Now in fairness my whole school life wasn’t hell. As I got older I made friends with people outside of my class group – some of whom remain close friends to this day. I enjoyed most of my time doing A-levels, although I was part of a fringe group of outsiders rather than one of the ‘main crowd’. However due to my experiences above I sort went into exile for a lot of my school life – I certainly won’t describe it as self-imposed exile, I feel quite strongly it was forced upon me by the bullies and the school’s lack of action. I do think though that this furthered my sense of isolation, and the experience of what happened when I spoke out made me less likely to take my problems to other people – and this I think played a great part in my depression, or at least in how long it took me to seek help.

I’m not going to play ‘what if’ about the whole situation. It happened, I guess in some ways it helped make me who I am today – and that’s someone I’m very happy being. I have great friends, a few from my school days, but even more from gaming (I had to get gaming in there somewhere). With the gaming friends I’ve made I do finally feel like I belong, I’ve found my group, my place in the wider world. I also have my home with Helen, that’s the keystone of my current happiness, even without everything else I’m incredibly happy with that part of my life.

Also the above gave rise to a lot of my song writing – below there’s the lyrics of a song of mine that very much comes out of these experiences – the end is more recently written, and captures where I am now.

 Thanks for reading all – stay safe.

 

 ‘Outsider’ by Ben

I don’t seem to fit in here,                                       I’m smaller than you all,                                            I don’t speak up from fear,                                    I’m wishing I was tall.

So I sit away from you,                                          Just reading my next book,                                         I keep my head down,                                     Hoping you won’t look.

I’m an outsider,                                                 Where are my friends.                                           I’m just the quiet one,                                              An image that never ends.                                      I’m an outsider,                                                 Where are my friends,                                            I’m just the quiet one,                                              An image that never ends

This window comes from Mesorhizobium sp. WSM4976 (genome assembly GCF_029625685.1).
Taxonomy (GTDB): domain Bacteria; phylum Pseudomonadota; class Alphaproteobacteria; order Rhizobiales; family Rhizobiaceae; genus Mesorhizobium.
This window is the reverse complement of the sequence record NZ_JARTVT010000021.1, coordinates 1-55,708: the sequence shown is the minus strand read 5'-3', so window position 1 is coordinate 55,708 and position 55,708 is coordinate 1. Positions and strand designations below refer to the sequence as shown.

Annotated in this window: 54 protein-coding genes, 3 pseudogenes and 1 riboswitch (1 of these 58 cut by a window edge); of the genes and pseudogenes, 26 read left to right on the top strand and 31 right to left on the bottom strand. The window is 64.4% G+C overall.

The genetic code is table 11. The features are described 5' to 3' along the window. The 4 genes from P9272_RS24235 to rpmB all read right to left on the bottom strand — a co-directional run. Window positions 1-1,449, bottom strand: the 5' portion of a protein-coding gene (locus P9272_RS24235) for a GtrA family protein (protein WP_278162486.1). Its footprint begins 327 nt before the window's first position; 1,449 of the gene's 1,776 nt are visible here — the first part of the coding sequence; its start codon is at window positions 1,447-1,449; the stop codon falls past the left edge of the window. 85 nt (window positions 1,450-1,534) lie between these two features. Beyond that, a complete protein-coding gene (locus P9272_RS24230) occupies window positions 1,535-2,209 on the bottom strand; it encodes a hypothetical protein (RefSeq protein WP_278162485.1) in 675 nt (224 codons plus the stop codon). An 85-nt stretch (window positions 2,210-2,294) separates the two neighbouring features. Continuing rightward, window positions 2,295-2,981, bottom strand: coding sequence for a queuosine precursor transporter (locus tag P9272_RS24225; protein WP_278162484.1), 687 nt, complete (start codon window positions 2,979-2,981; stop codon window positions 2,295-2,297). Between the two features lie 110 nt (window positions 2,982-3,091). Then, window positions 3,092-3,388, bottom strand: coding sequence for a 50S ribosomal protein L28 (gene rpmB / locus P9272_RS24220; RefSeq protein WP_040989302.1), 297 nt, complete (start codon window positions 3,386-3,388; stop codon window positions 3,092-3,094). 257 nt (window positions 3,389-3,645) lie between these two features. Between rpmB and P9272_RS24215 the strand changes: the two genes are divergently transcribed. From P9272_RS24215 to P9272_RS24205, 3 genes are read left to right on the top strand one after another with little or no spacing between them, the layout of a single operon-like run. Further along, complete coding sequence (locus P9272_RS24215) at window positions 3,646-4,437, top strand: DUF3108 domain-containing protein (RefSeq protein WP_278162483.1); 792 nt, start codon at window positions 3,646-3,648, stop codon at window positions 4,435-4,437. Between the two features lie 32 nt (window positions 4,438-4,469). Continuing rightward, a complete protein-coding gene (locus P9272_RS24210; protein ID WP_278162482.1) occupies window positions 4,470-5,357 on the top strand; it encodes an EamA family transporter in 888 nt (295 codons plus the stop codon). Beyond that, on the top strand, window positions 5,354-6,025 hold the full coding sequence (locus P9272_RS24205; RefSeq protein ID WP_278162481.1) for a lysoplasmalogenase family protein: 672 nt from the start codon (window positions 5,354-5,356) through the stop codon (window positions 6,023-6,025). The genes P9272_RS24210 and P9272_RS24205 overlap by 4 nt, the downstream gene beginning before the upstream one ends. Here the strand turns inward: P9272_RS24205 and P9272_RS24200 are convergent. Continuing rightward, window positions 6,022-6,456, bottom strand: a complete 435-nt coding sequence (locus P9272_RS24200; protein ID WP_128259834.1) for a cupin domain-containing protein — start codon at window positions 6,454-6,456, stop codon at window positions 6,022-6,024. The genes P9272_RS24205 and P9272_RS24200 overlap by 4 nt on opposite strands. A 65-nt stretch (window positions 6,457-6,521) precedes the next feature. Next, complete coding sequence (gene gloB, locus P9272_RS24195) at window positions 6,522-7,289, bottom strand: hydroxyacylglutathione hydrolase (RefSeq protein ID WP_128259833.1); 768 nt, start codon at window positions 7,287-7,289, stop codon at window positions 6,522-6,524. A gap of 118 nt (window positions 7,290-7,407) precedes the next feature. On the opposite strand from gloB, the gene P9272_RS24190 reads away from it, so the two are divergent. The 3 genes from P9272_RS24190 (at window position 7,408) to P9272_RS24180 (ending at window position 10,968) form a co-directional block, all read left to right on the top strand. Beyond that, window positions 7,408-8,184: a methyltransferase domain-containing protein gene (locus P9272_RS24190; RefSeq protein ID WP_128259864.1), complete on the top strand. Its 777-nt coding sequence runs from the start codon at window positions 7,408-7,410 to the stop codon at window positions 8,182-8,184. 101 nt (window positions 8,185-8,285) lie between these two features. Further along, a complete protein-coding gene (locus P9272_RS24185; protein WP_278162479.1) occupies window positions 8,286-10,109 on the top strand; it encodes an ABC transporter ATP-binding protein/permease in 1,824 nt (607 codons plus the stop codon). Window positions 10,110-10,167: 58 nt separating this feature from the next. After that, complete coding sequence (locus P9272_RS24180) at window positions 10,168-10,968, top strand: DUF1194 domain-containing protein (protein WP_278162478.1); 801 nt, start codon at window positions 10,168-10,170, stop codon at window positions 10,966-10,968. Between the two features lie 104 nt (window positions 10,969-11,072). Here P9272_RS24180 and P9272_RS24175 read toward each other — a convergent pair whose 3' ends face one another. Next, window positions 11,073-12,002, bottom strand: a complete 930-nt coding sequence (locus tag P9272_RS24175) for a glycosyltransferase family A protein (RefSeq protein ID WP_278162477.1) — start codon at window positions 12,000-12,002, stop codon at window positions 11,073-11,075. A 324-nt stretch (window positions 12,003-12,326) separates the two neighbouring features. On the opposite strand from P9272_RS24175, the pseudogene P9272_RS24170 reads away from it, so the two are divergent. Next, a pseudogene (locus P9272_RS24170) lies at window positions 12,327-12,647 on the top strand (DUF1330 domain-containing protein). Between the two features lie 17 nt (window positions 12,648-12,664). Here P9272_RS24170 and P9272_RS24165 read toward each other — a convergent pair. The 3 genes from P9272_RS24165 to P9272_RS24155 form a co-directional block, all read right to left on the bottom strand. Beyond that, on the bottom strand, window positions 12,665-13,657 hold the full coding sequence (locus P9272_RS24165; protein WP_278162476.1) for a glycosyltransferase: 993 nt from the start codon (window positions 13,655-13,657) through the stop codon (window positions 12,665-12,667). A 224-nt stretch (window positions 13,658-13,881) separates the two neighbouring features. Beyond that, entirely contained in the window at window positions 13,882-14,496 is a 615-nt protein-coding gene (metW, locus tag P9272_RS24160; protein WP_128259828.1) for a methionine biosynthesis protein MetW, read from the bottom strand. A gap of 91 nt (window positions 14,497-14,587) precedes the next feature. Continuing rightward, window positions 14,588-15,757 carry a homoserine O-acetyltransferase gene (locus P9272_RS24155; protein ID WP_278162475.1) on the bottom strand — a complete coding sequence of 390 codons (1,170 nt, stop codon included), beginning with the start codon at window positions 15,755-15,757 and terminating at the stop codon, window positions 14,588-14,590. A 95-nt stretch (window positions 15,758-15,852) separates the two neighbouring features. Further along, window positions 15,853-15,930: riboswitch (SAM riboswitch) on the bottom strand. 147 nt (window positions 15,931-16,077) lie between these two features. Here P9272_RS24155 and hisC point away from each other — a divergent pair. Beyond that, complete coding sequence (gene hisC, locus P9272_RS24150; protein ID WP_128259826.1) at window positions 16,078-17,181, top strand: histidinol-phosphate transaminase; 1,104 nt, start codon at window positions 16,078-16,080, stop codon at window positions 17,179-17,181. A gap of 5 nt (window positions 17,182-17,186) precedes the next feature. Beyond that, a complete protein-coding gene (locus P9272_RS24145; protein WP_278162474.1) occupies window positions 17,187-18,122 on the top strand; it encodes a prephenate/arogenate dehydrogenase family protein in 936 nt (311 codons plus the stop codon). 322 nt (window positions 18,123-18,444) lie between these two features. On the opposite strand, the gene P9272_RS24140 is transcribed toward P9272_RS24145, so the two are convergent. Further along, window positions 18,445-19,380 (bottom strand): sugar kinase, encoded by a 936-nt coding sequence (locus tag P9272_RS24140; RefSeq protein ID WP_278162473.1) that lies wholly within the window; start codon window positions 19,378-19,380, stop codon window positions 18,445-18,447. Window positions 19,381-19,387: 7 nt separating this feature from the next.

I walk these halls alone,                                       They echo to my stride,                                               I go from place to place,                                                  Always ready to hide.

I’m an outsider,                                                 Where are my friends.                                           I’m just the quiet one,                                              An image that never ends.                                     I’m an outsider,                                                    Where are my friends,                                            I’m just the quiet one,                                               An image that never ends

Now it’s all gone and changed,                                   I have found my place,                                     Helped by all the games we’ve played,                 No need to hide my face.                                           

I put myself out there.                                  Running all those games,                               Starting to show some flair,                       Changing my life’s aims

No more an outsider,                                            Here are my friends,                                                No longer the quite one,                                        And I hope it never ends.                                       No more an outsider,                                           Here are my friends,                                                No longer the quite one,                                       And I hope it never ends

(For those interested a very early version of the first part of this song, without the last versus, can be found on our AloneTone page here:  http://alonetone.com/helbenmusic/tracks/outsider-3 ), a newer recording should be bookending the album I’m currently working on.)